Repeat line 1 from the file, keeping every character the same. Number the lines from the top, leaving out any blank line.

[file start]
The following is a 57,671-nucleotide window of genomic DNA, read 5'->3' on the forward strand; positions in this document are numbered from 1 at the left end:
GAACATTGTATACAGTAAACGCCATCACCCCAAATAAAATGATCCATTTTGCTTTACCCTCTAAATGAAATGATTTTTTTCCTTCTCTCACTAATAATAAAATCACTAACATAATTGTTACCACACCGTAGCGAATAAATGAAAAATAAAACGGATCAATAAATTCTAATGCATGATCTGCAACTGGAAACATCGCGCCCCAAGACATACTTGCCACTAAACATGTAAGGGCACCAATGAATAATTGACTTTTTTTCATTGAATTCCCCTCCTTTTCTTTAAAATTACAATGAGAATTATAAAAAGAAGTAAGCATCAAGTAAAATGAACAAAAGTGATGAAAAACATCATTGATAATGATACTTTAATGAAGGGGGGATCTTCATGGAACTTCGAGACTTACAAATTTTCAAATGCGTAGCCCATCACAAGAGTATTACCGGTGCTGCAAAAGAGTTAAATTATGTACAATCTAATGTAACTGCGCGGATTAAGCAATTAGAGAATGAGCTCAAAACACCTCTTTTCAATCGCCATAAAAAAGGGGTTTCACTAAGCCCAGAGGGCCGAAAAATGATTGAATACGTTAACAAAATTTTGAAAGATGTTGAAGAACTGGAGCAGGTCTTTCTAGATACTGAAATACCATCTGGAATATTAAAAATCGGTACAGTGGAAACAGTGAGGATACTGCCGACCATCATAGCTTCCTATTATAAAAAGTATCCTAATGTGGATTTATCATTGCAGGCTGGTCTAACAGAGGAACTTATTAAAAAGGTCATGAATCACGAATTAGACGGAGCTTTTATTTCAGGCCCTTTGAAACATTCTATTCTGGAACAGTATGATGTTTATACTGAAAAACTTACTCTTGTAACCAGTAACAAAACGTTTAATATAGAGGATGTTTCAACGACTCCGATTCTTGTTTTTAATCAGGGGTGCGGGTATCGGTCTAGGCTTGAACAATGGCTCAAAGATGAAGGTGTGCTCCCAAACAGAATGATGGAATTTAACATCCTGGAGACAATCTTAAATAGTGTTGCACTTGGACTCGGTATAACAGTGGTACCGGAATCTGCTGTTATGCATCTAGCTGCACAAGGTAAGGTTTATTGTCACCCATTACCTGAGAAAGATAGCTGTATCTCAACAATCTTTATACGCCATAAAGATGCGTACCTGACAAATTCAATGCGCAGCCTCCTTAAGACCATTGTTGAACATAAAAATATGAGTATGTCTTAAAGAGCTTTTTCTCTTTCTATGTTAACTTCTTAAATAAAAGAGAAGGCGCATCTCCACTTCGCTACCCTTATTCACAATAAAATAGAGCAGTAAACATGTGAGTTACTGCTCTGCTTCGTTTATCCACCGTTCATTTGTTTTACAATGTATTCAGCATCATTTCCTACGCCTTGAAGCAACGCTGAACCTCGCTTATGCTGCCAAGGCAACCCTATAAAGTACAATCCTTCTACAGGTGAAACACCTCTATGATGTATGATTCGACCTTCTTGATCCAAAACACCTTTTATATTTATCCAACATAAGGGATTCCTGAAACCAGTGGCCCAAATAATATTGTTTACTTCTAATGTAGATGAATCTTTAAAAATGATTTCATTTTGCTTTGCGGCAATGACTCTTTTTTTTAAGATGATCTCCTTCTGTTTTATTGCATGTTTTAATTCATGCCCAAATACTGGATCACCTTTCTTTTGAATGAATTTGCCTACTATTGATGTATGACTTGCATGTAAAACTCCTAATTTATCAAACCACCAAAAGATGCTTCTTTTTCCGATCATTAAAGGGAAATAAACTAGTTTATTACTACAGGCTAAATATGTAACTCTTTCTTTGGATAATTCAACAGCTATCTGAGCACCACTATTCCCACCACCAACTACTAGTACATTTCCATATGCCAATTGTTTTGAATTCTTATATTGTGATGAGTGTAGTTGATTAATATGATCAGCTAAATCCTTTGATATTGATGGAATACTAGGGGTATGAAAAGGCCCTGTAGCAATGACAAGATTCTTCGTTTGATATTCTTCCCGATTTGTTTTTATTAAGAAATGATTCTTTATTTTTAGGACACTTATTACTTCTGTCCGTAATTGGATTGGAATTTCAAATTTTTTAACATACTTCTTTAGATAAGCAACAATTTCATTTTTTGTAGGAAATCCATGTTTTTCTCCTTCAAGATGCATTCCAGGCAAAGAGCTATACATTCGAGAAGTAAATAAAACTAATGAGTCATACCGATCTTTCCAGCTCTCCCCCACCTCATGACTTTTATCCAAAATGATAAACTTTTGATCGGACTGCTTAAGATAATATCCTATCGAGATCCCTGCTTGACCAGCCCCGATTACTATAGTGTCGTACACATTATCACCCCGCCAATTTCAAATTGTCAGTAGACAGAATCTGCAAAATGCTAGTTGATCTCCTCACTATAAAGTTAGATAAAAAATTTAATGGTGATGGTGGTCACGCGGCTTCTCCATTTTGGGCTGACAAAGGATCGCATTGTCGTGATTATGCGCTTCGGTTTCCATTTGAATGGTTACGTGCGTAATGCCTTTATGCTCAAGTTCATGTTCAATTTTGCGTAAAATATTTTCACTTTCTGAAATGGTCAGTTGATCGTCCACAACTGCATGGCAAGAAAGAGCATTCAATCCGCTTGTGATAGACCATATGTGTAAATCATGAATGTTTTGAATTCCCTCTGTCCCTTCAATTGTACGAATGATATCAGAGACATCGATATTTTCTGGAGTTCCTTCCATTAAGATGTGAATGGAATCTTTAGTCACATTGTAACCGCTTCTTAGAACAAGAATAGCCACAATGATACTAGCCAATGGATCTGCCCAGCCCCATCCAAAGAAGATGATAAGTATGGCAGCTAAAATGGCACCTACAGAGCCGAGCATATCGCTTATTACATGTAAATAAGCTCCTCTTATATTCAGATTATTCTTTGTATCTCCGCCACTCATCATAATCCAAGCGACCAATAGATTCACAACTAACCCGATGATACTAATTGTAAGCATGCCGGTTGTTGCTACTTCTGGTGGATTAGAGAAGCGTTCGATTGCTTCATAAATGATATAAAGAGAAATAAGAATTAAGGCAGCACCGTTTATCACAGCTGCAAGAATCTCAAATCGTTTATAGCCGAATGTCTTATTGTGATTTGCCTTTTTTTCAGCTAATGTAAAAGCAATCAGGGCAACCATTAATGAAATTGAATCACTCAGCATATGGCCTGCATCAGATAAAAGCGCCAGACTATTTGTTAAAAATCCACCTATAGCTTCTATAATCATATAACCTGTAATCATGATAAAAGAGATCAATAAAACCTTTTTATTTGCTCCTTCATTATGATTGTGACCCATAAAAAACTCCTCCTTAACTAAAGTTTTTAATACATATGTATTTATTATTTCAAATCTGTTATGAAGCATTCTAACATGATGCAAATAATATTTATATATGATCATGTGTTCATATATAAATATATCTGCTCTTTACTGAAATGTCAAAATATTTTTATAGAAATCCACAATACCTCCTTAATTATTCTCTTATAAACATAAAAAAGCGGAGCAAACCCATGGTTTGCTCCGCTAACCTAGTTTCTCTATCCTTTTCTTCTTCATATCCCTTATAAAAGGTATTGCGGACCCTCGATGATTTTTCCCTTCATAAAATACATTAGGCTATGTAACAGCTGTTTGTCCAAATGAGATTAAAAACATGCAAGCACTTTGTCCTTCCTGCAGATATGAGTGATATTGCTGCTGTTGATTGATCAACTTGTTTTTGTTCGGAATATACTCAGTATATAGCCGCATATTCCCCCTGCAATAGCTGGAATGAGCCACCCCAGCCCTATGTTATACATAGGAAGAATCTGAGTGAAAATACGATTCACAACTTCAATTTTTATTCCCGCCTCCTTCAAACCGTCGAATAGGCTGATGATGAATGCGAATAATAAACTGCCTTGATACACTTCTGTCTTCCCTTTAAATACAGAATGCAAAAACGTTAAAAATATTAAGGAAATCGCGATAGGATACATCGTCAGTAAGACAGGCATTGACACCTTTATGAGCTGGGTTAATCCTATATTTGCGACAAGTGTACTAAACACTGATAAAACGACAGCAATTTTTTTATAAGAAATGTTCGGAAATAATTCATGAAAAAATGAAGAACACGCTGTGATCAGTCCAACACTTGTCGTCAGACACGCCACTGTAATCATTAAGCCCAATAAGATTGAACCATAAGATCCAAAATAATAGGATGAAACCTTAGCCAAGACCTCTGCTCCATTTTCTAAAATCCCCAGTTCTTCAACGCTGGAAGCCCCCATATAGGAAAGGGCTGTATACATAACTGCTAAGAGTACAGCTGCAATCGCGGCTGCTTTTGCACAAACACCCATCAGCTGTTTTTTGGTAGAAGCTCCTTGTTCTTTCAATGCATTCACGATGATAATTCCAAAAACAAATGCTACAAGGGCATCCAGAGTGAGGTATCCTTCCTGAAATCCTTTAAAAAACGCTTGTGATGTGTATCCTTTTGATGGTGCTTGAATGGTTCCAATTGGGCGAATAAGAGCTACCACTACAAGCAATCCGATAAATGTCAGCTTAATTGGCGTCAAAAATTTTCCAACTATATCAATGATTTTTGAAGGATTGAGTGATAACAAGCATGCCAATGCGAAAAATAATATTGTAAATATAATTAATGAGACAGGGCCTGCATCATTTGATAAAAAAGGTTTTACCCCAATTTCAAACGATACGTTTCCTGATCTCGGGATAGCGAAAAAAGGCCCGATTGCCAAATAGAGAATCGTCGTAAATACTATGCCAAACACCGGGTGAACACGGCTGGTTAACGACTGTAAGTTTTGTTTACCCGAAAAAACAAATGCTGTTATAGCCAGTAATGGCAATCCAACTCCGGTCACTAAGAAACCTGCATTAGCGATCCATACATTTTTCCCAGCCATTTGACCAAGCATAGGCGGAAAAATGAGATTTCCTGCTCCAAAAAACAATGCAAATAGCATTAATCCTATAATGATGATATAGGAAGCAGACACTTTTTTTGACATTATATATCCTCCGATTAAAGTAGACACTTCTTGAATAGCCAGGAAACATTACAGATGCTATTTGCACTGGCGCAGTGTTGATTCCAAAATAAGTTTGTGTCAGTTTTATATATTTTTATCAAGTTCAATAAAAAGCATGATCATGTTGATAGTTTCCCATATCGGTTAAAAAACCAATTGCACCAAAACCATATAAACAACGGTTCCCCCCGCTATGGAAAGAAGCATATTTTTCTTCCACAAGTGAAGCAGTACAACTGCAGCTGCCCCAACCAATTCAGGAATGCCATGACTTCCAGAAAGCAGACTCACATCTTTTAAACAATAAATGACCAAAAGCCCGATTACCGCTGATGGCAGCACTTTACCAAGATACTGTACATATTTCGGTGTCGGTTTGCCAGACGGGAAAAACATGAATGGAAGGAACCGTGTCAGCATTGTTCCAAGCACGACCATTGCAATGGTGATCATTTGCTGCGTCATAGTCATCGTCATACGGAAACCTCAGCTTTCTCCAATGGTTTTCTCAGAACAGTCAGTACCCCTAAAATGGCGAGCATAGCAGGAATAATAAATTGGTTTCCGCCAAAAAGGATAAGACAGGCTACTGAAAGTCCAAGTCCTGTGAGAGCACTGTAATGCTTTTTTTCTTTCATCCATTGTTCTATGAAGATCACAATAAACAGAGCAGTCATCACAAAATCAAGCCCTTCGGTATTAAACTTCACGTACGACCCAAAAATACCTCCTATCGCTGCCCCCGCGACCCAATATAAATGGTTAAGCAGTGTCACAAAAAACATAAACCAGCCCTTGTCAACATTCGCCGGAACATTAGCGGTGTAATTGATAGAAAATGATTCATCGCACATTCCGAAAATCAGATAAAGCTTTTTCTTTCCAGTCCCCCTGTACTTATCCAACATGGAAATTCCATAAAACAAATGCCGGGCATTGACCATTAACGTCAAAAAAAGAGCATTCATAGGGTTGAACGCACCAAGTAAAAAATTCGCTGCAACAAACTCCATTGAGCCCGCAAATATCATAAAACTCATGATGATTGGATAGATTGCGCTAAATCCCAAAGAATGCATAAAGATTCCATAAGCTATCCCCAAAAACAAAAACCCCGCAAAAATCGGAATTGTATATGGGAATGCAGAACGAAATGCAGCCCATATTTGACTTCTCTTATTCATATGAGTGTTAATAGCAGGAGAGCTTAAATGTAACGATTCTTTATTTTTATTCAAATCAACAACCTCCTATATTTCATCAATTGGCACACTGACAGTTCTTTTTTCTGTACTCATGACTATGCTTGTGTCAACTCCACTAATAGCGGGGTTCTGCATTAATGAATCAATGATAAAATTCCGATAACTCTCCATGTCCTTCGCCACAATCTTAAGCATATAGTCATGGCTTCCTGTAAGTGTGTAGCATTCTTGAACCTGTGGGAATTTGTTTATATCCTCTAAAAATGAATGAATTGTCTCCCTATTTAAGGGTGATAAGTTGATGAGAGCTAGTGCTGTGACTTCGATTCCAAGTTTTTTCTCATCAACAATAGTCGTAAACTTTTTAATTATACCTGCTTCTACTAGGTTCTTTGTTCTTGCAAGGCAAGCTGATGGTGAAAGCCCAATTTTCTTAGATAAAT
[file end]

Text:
The following is a 57,671-nucleotide window of genomic DNA, read 5'->3' on the forward strand; positions in this document are numbered from 1 at the left end: